Rabbit hemorrhagic Disease
Rabbit hemorrhagic Disease
Rabbit hemorrhagic disease (RHD) can cause high economic losses in the rabbit meat and fur industry in case of epidemic occurrence. An outbreak has significant negative ecological impacts on wild rabbit populations and indirectly on their predators. RHD has been known since the 1980s.
The causative agent of rabbit haemorrhagic disease is RHD virus (RHDV), an unsheathed, single-stranded RNA virus of the virus family Caliciviridae (genus: Lagovirus). The virus is highly resistant outside the host. In 2010, the emergence of a new variant of the RHD virus was reported in France, referred to as RHD virus 2 (RHDV-2). Rabbit hemorrhagic disease (RHD) was first described in China in 1984. A few years later, an epidemic occurrence of this disease was also detected in Europe. A similar viral infection, also caused by a calicivirus of the genus Lagovirus, had previously been detected in brown hares under the name European brown hare syndrome (EBHS). The rabbit haemorrhagic disease virus (RHDV) is distributed worldwide; it occurs in Australia, New Zealand, America, Asia and Europe. One of the ways it has spread has been through the import/export of rabbit meat. The starting point for the spread of the virus in Australia was an island off the Australian continent. There, the virus was used experimentally to decimate the wild rabbit population. The host range includes domestic and wild rabbits(Oryctolagus cuniculus). Classical RHD virus is highly host specific and is not contagious to humans or other mammals. In contrast to the "classical" RHDV, field hares are also susceptible to RHDV-2. RHDV-2 affects young animals from the age of about 1 month. In Germany, cases of RHDV-2 infection were first detected in 2014, in Austria in 2016. RHDV infections in domestic and wild rabbits are occasionally reported in Austria. Two cases of RHDV-2 infections have been diagnosed by us so far (Styria, Salzburg). The last known detection of Classical RHD was in wild rabbits from the Danube Island in Vienna at the end of 2016.
The pathogen is transmitted directly from rabbit to rabbit (via secretions and excretions) and indirectly via contaminated inanimate and animate vectors (e.g. contaminated water, food, clothing, shoes, objects, hands, blood-sucking insects). The pathogen can be ingested orally, nasally, conjunctivally, and parenterally via bloodsucking insects. The incubation period is 1-3 days. Diseased animals usually die after 12-72 hours. Young animals up to an age of approx. 2 months do not contract classical RHDV infection (juvenile resistance), whereas they can contract RHDV-2 infection from an age of 1 month.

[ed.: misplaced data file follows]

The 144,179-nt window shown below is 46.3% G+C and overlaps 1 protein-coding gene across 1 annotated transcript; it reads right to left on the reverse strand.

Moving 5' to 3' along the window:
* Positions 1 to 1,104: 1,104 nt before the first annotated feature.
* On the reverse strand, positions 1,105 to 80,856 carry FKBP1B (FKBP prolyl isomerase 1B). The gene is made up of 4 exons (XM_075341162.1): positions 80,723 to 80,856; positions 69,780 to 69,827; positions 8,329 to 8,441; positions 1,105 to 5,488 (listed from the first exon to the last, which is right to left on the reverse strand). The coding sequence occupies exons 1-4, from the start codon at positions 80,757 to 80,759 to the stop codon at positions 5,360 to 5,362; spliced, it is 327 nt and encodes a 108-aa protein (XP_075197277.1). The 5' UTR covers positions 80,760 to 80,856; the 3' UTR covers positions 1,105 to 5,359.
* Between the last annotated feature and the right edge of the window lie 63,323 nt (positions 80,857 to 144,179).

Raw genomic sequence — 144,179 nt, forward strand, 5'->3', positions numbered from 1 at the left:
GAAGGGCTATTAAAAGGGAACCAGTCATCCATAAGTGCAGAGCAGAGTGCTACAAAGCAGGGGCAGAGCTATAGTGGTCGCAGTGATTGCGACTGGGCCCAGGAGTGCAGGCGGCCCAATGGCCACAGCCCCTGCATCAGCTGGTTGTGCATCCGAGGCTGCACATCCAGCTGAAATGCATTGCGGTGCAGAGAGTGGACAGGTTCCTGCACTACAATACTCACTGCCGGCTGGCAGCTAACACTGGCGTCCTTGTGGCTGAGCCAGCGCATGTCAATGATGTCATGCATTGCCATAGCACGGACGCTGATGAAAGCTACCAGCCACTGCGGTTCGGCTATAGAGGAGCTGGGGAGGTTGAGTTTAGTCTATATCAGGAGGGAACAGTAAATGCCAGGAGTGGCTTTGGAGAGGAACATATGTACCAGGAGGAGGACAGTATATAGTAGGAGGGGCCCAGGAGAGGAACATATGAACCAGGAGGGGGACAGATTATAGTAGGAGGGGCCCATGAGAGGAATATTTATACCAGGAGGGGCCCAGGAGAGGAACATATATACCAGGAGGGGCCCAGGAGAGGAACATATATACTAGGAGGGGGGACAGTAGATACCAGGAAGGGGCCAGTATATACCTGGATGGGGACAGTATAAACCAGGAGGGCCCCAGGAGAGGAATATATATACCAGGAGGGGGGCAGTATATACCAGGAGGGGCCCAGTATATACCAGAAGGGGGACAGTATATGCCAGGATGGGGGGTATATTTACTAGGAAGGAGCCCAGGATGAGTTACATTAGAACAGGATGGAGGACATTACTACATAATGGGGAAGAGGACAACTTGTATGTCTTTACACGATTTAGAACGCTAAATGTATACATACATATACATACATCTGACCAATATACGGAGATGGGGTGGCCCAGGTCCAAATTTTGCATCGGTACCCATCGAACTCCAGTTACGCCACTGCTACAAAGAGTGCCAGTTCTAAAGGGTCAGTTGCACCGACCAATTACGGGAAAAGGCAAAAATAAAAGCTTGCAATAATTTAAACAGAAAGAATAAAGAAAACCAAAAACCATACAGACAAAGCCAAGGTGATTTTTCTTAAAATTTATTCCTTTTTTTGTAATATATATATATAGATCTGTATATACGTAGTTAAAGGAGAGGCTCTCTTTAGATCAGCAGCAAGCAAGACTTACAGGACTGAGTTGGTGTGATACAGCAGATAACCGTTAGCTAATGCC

The disease is characterized by a mostly peracute course associated with necrotizing hepatitis (liver inflammation) and generalized coagulopathy. The peracute/acute course is characterized by sudden deaths without clinical symptoms or by acute onset of lassitude, loss of appetite, high fever (> 40 °C), bloody nasal discharge, and occasionally respiratory and neurological symptoms (e.g., opisthotonos, paralyses, ataxia). The subacute/chronic course , on the other hand, is rare and characterized by milder clinical symptoms: icterus, loss of appetite, lethargy. Convalescence after the disease is rather atypical.
Control and prevention of RHD is by vaccination prophylaxis and prevention of introduction into rabbit herds. Monovalent RHDV vaccines have been reported to provide additional protection against severe clinical manifestations of RHDV-2 infection after basic immunization followed by bi-annual booster vaccinations. Since autumn 2016, a RHDV-2 vaccine has been licensed for rabbits for fattening throughout Europe.
The main findings at autopsy in deceased rabbits are a dry, brittle, scale-coloured liver, congestive organs, minor haemorrhages, splenic swelling and pulmonary oedema.
Histologically, acute hepatitis due to virus-induced death of numerous liver cells and acute congestive organs with accompanying hemorrhage due to coagulopathy and microthrombus formation predominated. On the basis of autopsy and histological findings, the diagnosis of RHD is relatively certain, but it is not possible to distinguish between RHDV and RHDV-2. The distinction is made by molecular biological methods.
In case of suspicion, it is recommended to send the carcass to the Institute of Veterinary Medicine Mödling for pathological examination. Differentiation between RHDV and RHDV-2 can then be made by further molecular biological examination (Institute of Clinical Virology, University of Veterinary Medicine Vienna).
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